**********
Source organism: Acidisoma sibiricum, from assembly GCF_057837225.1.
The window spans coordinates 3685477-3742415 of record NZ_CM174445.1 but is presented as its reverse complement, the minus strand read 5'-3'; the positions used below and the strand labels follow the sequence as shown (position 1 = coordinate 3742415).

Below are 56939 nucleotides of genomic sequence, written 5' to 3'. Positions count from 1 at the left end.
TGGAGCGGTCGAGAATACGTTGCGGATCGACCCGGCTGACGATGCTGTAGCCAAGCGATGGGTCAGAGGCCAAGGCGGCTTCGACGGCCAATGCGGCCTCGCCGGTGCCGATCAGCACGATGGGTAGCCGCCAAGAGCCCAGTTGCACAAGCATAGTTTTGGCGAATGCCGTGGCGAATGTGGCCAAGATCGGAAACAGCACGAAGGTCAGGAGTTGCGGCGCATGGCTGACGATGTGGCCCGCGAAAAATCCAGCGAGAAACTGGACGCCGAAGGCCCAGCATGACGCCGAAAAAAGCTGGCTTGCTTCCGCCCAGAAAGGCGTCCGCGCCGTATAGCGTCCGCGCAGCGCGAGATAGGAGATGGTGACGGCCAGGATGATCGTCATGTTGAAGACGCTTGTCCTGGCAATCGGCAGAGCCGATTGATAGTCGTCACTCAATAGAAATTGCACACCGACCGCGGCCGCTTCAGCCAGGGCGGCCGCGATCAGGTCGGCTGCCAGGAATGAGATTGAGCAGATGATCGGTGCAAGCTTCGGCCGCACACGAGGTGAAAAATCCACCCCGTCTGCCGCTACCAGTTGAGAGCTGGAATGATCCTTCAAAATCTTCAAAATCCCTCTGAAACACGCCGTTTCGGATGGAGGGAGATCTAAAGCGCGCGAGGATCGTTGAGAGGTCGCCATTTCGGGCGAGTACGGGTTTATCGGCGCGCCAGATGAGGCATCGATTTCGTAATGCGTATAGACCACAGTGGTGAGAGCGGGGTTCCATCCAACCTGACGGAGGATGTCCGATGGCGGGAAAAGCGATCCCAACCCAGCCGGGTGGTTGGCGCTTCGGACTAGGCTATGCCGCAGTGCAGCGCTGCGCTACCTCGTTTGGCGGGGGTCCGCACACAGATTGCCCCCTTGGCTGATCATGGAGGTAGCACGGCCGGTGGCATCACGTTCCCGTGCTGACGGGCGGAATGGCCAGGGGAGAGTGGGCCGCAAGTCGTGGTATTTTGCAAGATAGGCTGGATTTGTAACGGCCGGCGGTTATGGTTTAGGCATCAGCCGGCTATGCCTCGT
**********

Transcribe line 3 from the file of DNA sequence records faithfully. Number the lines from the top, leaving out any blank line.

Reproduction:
Below are 56939 nucleotides of genomic sequence, written 5' to 3'. Positions count from 1 at the left end.